This is one of those things were, when asked what is needed, I suggest a replacement bolt because it's never a bad idea to replace the bolt, it isn't that expensive in the grand scheme of things, and I don't want to take any liability or have a guilty conscience should something go wrong with the bolt replacement. If a replacement bolt is used then the original bolt should be cleaned with acetone and used for the initial torquing, then the new bolt is installed.

Some history: The bolt has not changed over the entire run of KLR650s. The torque was, at first, 118N-m (or 156N-m, depending on which page of the '84 manual you happened to be reading). Then it was raised to 176N-m, and finally to 195N-m. As far as I know, the crank has undergone at least four iterations. First the '84 KLR600 crank, then it was lengthened by a halfish inch for the '85 and '86 600s, then the '87 crank came along only to be replaced in 1988. It changed again in the big '96 redesign and again with the Gen 2 introduction in 2008.

The threaded section for the rotor bolt, though, has never changed."


So, let's say that you have, by tightening it wet to 175 actually torqued it to 225. That's pretty tight, being 30% over the specification. Even though the original recommendation to replace the bolt was back in the KLR600 manual and is no longer in the current manual even with a torque spec that is 65% greater than the original specification, I would begin to worry a bit about that bolt.

As big a pain in the butt as it might be, I would err on the side of caution and replace the bolt and torque it, dry, to 175.

As to the torquing in stages, the current instruction is to tighten it a bit, back it off, then torque it all in one motion. Even though the earlier manuals did not call for that, I think it is good practice. By doing so you can see if the rotor is on correctly, if the starter ring gear is binding, etc. But note that the bolt is backed off and torqued all at once. As mentioned above, I think that the initial torque should be done, dry with the old bolt after cleaning it, then the final torquing done all at once with a new bolt.
 

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Fabio,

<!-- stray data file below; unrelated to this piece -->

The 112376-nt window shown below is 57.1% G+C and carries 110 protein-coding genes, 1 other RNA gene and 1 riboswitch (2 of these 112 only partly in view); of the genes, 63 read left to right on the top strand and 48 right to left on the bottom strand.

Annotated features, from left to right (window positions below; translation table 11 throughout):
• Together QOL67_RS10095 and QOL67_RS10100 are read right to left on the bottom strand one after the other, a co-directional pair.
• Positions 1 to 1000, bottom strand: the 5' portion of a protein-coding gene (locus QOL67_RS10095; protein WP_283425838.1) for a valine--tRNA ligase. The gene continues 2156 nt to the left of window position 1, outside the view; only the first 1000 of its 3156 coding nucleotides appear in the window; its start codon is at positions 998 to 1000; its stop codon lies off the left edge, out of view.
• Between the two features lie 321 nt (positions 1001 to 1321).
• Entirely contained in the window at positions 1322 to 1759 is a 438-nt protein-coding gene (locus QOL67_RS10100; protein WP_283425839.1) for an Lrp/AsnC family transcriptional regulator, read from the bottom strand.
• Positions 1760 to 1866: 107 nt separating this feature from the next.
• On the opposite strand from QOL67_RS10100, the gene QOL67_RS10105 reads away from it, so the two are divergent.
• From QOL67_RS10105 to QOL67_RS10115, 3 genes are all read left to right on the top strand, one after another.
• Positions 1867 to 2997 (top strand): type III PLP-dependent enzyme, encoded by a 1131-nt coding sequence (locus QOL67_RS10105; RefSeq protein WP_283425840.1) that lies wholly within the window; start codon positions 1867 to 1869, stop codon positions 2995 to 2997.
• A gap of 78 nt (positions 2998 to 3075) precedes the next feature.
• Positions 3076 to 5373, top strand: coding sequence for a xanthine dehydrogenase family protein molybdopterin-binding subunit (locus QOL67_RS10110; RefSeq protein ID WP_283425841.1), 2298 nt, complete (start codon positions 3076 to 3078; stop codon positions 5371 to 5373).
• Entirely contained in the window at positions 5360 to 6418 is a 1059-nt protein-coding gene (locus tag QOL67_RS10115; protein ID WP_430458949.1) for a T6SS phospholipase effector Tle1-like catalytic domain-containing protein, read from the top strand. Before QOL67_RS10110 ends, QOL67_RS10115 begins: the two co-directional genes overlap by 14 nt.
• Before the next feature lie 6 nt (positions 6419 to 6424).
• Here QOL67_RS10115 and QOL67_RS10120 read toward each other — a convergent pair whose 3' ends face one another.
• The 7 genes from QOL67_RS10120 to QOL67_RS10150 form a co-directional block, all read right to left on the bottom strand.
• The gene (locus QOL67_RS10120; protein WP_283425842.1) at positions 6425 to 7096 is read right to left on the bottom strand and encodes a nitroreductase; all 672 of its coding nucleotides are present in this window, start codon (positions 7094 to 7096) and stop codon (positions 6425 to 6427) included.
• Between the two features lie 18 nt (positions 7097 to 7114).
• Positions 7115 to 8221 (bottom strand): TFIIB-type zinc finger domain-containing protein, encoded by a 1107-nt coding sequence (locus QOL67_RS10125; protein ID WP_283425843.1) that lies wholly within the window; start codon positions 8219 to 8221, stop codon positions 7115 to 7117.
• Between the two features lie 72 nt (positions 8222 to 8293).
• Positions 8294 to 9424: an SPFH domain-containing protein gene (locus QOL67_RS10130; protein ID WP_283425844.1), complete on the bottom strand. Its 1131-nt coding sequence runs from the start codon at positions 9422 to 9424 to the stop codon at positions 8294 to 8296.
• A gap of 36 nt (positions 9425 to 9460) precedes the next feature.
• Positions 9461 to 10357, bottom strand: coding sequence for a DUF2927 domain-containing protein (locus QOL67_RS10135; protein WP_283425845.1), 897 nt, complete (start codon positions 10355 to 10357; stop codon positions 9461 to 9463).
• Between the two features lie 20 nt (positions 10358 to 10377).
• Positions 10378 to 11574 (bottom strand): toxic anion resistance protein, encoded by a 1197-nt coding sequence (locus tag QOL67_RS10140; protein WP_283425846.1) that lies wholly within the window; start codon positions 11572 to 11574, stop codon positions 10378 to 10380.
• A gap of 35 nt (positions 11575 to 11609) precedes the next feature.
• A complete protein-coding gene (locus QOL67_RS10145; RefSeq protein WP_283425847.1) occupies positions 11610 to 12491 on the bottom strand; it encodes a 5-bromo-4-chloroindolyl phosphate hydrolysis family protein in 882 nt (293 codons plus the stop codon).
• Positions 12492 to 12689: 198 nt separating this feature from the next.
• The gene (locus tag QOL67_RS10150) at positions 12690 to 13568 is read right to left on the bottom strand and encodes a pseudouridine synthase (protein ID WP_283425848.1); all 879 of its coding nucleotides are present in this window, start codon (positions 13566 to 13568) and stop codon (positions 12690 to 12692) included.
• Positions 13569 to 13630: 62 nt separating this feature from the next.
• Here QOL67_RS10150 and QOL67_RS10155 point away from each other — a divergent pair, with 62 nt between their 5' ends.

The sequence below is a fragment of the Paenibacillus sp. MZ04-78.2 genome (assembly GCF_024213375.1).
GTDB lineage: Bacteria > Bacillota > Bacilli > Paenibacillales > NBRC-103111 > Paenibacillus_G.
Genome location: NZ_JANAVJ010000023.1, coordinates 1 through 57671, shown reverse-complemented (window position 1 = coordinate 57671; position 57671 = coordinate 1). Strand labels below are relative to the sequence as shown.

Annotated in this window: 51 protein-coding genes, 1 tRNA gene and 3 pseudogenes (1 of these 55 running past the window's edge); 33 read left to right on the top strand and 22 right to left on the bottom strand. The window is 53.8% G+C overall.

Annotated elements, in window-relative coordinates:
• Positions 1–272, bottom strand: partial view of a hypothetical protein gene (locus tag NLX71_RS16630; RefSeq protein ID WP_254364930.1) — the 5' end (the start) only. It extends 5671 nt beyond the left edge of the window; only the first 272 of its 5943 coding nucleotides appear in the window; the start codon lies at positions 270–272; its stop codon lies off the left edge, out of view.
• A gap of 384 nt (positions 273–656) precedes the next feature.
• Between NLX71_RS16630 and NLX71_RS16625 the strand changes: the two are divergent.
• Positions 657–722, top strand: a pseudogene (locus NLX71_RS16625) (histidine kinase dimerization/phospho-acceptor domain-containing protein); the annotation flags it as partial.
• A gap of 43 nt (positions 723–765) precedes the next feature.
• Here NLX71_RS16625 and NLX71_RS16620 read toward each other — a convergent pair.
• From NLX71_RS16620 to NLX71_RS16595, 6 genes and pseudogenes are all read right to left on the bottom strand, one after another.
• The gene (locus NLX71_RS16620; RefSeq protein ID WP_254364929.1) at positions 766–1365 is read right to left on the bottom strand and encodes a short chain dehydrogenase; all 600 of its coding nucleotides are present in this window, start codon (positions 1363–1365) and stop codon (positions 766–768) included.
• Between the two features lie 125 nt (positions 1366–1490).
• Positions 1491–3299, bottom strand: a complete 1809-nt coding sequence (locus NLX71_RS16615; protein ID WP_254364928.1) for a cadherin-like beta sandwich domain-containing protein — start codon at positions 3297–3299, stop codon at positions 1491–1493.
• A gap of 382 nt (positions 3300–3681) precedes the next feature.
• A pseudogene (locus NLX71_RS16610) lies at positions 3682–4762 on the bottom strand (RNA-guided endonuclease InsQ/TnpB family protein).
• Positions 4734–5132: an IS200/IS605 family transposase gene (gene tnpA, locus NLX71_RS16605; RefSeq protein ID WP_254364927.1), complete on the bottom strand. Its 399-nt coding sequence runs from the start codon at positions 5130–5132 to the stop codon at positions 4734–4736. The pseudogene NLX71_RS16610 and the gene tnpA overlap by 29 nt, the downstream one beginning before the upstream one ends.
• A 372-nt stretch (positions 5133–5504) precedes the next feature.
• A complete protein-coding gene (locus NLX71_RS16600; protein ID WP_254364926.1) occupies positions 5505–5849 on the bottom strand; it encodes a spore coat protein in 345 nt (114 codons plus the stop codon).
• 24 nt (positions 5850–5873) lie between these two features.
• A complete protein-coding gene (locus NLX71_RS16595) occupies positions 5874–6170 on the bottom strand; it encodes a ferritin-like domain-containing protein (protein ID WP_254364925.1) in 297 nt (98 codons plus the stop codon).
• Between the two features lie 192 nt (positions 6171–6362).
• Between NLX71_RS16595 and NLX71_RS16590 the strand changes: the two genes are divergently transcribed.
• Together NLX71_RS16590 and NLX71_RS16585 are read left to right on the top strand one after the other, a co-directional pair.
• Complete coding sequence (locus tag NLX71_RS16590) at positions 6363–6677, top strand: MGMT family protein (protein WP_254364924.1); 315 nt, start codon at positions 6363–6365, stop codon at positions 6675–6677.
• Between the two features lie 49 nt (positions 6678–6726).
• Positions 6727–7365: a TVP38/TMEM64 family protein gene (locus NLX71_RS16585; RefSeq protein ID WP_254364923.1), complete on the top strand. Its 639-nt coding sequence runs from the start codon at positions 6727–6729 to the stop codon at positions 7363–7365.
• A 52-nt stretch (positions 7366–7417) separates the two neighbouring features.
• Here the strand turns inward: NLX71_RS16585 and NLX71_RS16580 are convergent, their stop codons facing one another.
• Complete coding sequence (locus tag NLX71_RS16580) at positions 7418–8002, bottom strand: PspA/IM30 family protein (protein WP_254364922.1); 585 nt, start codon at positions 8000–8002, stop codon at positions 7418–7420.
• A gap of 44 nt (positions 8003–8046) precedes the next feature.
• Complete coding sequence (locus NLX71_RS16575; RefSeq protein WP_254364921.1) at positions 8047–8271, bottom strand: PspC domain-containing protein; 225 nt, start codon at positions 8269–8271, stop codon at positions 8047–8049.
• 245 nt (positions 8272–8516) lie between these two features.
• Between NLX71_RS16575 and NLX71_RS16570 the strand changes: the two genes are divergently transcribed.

Yes, two men, two opinions.

You should be aware that if there is one person whose opinion I would defer to, it would be Paul's. Paul has vastly more experience than I do; knowing that I tend to be conservative. And anal-retentive. And obsessive-compulsive.

And for the geeks, this difference in wet vs dry torque is called the "K Factor". It varies slightly depending on what the wet component is, but is generally accepted as 10-15% (just like Paul said ;^)).
 

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I saw that you got the same sort of conflicting answers over on the klr650dark.net site, Fabio.

Your engine will be fine.
 

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As well as misinformation. ¯\_(ツ)_/¯
 

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Discussion Starter #8
Thank you to every contribution, now i can have a better picture about
the topic.
I posted the same question in klr650.net forum and i realise also through the years Kawasaki has changed a few times torque value and procedure.
Also i m not a professional mechanic and never tightened a bolt to such a high torque, no confidence through doing the same job several times and i was concerned about thread damaging, or bolt cracks in case of too much torque, also in case of redoing the job you can replace the bolt but not the crankcase, the parts are critical, the rotor spins often at hight turns even if the bolt is not axially stressed, also is difficult to really quantify the K factor.